Anonymous, she may have still have gotten ill, but at least she would know that the community had done its best to protect her.

Why is there such an empathy deficit in this bloody province?

calgary clipper said...

I would like to know who exactly it was that signed off on the chosen H1N1 policy/implementation. Agreed - Liepert certainly is not the right person for marketing. Is/was it Liepert himself, the Caucus, The Super Board, the Bureaucrats, or who among them.

Lorne said...

My feelings have been that Darwinian sentiment has been behind every decision that this government has made. From education to healthcare, human rights to employment, it is the survival of the fittest. If the resources run out due to their poor planning, move back to your place of origen or just move on and try to survive by pulling up your own bootstraps.

Anonymous said...

The best thing that the ALP and the PCs can do about the crisis right now is to give leaves of absence to Fritz, Sherman and Pastoor and anyone else that can punch a needle through skin. Send them to the front lines to inoculate as many as they can. Needles in arms are more important than placing blame (and there is lots to go around). No one could blame them for being useless politicians (at least for a season).

Art said...

Note to Anon 9:49 - get real, there isn't any vaccine for anyone to inject thanks to the government.

The Tories in the leg, and on this board, are looking to blame anyone else they can for their incompetence.

Alberta is one of the only province's that didn't ration the vaccine for high risk persons first and foremost. And we ran out as a result without those groups being covered. We all remember the Premier's reaction when Brian Mason asked him about the homeless.

If it's really the fault of senior public health officials (and remember most of them were kicked out last year) then why isn't Liepert firing anyone? I suspect the decisions were made by him, or at least with his approval - so he has no one to blame but himself.

These guys can't run a lemonade stand.

Peter's Pan said...

Let's not forget that even when we do get more vaccine, we don't have the nurses to administer it.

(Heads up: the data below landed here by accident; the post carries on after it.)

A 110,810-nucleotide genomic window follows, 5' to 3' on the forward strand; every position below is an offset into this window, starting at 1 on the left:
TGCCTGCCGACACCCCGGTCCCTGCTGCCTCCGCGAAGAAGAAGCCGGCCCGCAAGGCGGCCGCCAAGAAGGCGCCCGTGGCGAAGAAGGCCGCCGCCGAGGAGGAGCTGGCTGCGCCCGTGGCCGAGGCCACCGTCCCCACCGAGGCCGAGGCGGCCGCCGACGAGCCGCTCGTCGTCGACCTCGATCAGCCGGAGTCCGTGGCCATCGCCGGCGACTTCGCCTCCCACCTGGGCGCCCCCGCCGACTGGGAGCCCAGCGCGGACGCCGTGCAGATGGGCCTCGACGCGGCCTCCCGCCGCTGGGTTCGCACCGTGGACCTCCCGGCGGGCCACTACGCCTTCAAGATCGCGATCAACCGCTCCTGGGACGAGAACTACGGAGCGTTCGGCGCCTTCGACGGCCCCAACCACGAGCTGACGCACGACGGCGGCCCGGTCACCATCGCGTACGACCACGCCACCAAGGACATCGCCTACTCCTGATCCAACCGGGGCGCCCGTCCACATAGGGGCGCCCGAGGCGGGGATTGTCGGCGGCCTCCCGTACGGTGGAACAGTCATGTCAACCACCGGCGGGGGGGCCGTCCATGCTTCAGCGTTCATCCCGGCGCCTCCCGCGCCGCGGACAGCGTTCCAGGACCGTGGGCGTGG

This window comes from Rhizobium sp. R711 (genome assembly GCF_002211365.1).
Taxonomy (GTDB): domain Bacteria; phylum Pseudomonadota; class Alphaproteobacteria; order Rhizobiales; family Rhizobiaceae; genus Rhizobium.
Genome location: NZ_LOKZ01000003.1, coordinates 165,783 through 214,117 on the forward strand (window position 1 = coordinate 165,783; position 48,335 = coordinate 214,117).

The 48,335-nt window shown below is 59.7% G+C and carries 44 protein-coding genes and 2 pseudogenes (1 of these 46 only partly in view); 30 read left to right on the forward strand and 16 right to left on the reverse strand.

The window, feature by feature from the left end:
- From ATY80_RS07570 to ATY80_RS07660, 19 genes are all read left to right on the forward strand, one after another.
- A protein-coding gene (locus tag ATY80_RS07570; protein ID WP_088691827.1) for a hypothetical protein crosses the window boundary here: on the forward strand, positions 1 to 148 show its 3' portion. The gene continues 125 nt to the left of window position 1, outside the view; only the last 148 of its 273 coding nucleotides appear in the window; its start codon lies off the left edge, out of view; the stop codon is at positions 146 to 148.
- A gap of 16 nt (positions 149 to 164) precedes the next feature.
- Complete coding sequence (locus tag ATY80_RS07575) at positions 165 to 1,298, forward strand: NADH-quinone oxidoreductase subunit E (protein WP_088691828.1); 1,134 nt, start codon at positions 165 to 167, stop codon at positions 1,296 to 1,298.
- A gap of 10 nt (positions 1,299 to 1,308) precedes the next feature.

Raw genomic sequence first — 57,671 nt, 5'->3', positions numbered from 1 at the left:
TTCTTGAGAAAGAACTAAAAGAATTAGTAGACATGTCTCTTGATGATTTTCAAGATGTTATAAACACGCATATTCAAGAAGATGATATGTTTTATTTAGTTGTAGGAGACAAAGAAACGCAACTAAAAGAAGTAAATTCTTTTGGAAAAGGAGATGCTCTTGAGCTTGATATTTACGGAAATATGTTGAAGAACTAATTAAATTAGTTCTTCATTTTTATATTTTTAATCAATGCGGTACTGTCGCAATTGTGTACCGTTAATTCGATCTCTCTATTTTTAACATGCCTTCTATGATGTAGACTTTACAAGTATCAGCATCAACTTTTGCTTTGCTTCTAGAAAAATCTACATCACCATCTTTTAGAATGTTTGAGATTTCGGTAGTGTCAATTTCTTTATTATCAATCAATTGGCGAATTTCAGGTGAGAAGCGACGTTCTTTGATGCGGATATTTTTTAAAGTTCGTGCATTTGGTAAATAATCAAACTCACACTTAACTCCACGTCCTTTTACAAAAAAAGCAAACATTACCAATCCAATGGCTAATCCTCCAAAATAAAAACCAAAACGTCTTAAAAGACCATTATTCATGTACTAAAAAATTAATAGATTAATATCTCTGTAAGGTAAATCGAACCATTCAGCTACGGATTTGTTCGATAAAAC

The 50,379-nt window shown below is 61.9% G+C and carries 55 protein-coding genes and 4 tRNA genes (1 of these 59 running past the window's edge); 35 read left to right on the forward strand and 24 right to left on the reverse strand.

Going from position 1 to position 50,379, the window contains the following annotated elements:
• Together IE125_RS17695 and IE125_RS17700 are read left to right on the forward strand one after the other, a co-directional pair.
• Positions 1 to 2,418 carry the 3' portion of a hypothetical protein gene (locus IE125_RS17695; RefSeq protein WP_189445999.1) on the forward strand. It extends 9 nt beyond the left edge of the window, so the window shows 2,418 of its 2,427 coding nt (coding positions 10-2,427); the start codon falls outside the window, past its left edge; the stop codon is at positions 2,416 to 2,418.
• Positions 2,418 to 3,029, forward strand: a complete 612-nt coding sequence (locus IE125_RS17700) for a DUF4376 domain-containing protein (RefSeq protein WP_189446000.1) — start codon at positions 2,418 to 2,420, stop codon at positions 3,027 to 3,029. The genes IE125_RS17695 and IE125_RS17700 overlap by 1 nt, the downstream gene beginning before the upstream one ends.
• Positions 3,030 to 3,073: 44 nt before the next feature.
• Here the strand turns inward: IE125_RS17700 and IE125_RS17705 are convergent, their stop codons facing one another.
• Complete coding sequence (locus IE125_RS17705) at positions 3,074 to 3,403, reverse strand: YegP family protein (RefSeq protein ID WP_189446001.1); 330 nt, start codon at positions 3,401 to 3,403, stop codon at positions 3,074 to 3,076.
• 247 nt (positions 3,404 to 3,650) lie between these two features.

After declaring the nursing shortage over, Liepert has allowed 1100 nursing postings to go unfilled while new graduates move to other provinces for jobs. BC has been particularly eager to take them.

Nice work boys.

Anonymous said...

Stu wrote:
How about some of the totally healthy Albertans who are not in the high risk groups taking their own responsibility for getting in line ahead of those that needed it first?

But they were told by their health minister and their Premier that it was their civic duty to do exactly what they did. The responsibility for this mess rests with those at the top.

Stu said...

No, I was told to get a flu shot if I was high risk? I followed directions and take the spot of someone who was.
I guess I shouldn't have so little faith in the public. Maybe more of them should vote NDP like me.

Anonymous said...

Sure we got more people vaccinated than any other province. That is simply because while the other provinces were working on fancy things like "plans", we just when with "first come, first served". Once they opened a "High risk clinic" that sent a pretty clear message that the other clinics were "Not High Risk". Also, lets not forget that in Calgary, while we don't have enough for the high risk groups or essential workers like police and firefighters, we do have enough for the Calgary Flames!

From the start, Alberta has run the worst system in Canada.

I have a 3 year old with bad asthma and a pregnant wife that I had to get shots for. As someone who waited in the cold for hours with health care workers constantly telling me that we would not get in, I am fed up. At this point, I would happily fire everyone at the top of this clusterf---.